HomeEdgar Allan PoeTHE FOREST REVERIE

THE FOREST REVERIE. Edgar Allan Poe

THE FOREST REVERIE

     ‘Tis said that when
     The hands of men
     Tamed this primeval wood,
     And hoary trees with groans of woe,
     Like warriors by an unknown foe,
     Were in their strength subdued,
     The virgin Earth Gave instant birth
     To springs that ne’er did flow
     That in the sun Did rivulets run,
     And all around rare flowers did blow
     The wild rose pale Perfumed the gale
     And the queenly lily adown the dale
     (Whom the sun and the dew
     And the winds did woo),
     With the gourd and the grape luxuriant grew.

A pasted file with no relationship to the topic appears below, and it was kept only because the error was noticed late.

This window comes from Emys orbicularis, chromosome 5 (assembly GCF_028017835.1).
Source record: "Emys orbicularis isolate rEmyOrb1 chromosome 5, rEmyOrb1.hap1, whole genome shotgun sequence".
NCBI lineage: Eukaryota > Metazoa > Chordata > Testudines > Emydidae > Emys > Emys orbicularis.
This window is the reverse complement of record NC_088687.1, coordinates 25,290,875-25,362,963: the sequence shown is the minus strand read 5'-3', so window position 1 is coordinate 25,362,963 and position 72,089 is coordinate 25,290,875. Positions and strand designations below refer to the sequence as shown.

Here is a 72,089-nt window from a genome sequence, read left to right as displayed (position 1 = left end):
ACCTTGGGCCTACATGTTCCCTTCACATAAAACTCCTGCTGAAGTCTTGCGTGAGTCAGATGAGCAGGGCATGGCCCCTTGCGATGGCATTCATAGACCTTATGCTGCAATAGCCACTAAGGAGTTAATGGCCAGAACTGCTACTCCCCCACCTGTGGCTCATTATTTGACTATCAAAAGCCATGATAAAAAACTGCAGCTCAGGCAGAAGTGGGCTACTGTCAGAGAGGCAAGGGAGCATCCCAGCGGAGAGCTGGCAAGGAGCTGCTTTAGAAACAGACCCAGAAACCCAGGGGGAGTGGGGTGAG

So when in tears
     The love of years
     Is wasted like the snow,
     And the fine fibrils of its life
     By the rude wrong of instant strife
     Are broken at a blow
     Within the heart
     Do springs upstart
     Of which it doth now know,
     And strange, sweet dreams,
     Like silent streams
     That from new fountains overflow,
     With the earlier tide
     Of rivers glide
     Deep in the heart whose hope has died—
     Quenching the fires its ashes hide,—
     Its ashes, whence will spring and grow
     Sweet flowers, ere long,
     The rare and radiant flowers of song!






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